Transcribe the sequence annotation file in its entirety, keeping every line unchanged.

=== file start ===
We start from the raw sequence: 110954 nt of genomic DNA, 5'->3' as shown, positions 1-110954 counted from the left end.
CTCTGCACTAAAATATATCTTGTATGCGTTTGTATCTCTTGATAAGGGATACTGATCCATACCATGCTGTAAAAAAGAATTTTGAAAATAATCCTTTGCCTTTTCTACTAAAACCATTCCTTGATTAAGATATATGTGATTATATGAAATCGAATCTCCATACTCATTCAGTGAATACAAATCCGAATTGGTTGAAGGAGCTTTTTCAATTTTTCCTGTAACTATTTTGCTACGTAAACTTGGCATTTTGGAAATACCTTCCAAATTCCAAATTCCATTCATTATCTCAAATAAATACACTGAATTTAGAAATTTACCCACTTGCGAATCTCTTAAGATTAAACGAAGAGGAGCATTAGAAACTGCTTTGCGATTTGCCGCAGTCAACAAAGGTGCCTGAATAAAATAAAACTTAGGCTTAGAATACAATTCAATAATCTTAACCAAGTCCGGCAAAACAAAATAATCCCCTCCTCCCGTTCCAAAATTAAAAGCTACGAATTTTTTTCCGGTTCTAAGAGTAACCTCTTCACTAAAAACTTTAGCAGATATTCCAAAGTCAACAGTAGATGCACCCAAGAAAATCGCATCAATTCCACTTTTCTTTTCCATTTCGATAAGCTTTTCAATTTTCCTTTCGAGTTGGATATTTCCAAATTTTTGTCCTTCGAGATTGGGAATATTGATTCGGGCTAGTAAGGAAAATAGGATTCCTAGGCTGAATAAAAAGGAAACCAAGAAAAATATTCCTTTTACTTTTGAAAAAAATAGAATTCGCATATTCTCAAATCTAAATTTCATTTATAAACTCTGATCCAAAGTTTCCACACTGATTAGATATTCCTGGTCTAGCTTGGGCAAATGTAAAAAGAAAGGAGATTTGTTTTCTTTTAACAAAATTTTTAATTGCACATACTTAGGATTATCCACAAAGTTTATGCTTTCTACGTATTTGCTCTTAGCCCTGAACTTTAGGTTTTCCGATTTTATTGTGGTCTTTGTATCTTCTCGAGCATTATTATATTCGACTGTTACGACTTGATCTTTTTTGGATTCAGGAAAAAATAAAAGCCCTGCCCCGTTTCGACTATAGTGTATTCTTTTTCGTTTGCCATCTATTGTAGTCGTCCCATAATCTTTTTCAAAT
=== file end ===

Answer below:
We start from the raw sequence: 110954 nt of genomic DNA, 5'->3' as shown, positions 1-110954 counted from the left end.
CTCTGCACTAAAATATATCTTGTATGCGTTTGTATCTCTTGATAAGGGATACTGATCCATACCATGCTGTAAAAAAGAATTTTGAAAATAATCCTTTGCCTTTTCTACTAAAACCATTCCTTGATTAAGATATATGTGATTATATGAAATCGAATCTCCATACTCATTCAGTGAATACAAATCCGAATTGGTTGAAGGAGCTTTTTCAATTTTTCCTGTAACTATTTTGCTACGTAAACTTGGCATTTTGGAAATACCTTCCAAATTCCAAATTCCATTCATTATCTCAAATAAATACACTGAATTTAGAAATTTACCCACTTGCGAATCTCTTAAGATTAAACGAAGAGGAGCATTAGAAACTGCTTTGCGATTTGCCGCAGTCAACAAAGGTGCCTGAATAAAATAAAACTTAGGCTTAGAATACAATTCAATAATCTTAACCAAGTCCGGCAAAACAAAATAATCCCCTCCTCCCGTTCCAAAATTAAAAGCTACGAATTTTTTTCCGGTTCTAAGAGTAACCTCTTCACTAAAAACTTTAGCAGATATTCCAAAGTCAACAGTAGATGCACCCAAGAAAATCGCATCAATTCCACTTTTCTTTTCCATTTCGATAAGCTTTTCAATTTTCCTTTCGAGTTGGATATTTCCAAATTTTTGTCCTTCGAGATTGGGAATATTGATTCGGGCTAGTAAGGAAAATAGGATTCCTAGGCTGAATAAAAAGGAAACCAAGAAAAATATTCCTTTTACTTTTGAAAAAAATAGAATTCGCATATTCTCAAATCTAAATTTCATTTATAAACTCTGATCCAAAGTTTCCACACTGATTAGATATTCCTGGTCTAGCTTGGGCAAATGTAAAAAGAAAGGAGATTTGTTTTCTTTTAACAAAATTTTTAATTGCACATACTTAGGATTATCCACAAAGTTTATGCTTTCTACGTATTTGCTCTTAGCCCTGAACTTTAGGTTTTCCGATTTTATTGTGGTCTTTGTATCTTCTCGAGCATTATTATATTCGACTGTTACGACTTGATCTTTTTTGGATTCAGGAAAAAATAAAAGCCCTGCCCCGTTTCGACTATAGTGTATTCTTTTTCGTTTGCCATCTATTGTAGTCGTCCCATAATCTTTTTCAAAT